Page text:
And then his boss discovered that he had embezzled millions of dollars from him. I’ll never know the details of how that was discovered. It doesn’t matter. He wasn’t prosecuted and didn’t go to prison. The victim merely took every penny he owned away from him.
He was left with nothing. He friends deserted him. His wife divorced him. He disappeared for awhile — a few years, I suppose — and spent the time living in California and Nevada. I have little idea what he did then, because he didn’t talk to me during that period.
Whatever is wrong in my life today, it’s nothing compared to the situation he faced at the time. And he was exactly my age now.
In the years to come, he rebuilt his life. He eventually came back to Birmingham and had a new career. He was never wealthy again, but he supported himself. Then he met a woman who loved him.
They were together for years and had a very happy life together. They traveled together. They lived in a fine home. Materially, he had everything he had ever wanted. Again. He had a woman who loved and adored him — and because of her wealth, he lived a fine life with her.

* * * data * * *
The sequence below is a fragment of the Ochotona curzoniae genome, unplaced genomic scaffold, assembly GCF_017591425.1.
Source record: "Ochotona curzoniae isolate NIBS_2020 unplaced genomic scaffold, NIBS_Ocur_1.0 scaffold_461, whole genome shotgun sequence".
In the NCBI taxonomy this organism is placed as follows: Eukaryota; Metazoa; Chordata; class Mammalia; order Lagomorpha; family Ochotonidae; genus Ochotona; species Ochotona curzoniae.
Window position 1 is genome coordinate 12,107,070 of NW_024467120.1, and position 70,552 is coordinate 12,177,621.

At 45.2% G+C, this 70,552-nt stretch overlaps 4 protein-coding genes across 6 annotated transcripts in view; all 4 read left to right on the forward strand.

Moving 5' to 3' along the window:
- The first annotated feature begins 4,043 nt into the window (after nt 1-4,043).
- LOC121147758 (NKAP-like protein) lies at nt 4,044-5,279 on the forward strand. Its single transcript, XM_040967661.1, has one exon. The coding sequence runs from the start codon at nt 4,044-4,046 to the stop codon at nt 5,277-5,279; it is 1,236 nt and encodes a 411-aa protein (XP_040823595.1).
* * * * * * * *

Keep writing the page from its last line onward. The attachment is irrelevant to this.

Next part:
He managed to throw away all of the benefits of this second chance at life. He never would learn to be completely honest — with her or with his children — so he laid the groundwork for his self-destruction. Again.
As I thought about that this weekend, it seemed significant to me. It seemed to contain an obvious lesson.
When my father reached his lowest point — when he lost everything — he was the same age I am right now. But he was able to find love and comfort fairly quickly. He was able to rebuild his life.
He had the chance to learn from his mistakes and build something that would be emotionally healthy and lasting. He didn’t do that, so he lost everything that mattered to him. By the time he died a couple of years ago, he was completely alone again.
The lesson for me is that I can either learn from my own errors and make better choices in the decades ahead — or I can follow the same path that my father did. I can return to the same old mistakes, which lead to the same old results.
I sometimes allow myself to feel sorry for myself. I look at the things I regret and it’s easy to start thinking that I’ve made enough mistakes that I can’t fix things. That I can’t find the love I need and make the right choice.
But if my father could lose everything when he was my current age and then build everything back — including love and material comfort — I know I can do the same.
I have to learn from my old mistakes. I have to make love and connection my priority. I have to set aside the things that never should have mattered anyway.
I still have plenty of time to experience love and life — as long as I don’t repeat my old mistakes, as my father did. That should be a powerful lesson to me.
Note: When I was a little boy, the song “Yesterday When I Was Young” was a huge popular hit for country singer Roy Clark. I loved the song and thought I could never identify with its message, even in the broadest of terms. I was mistaken, of course.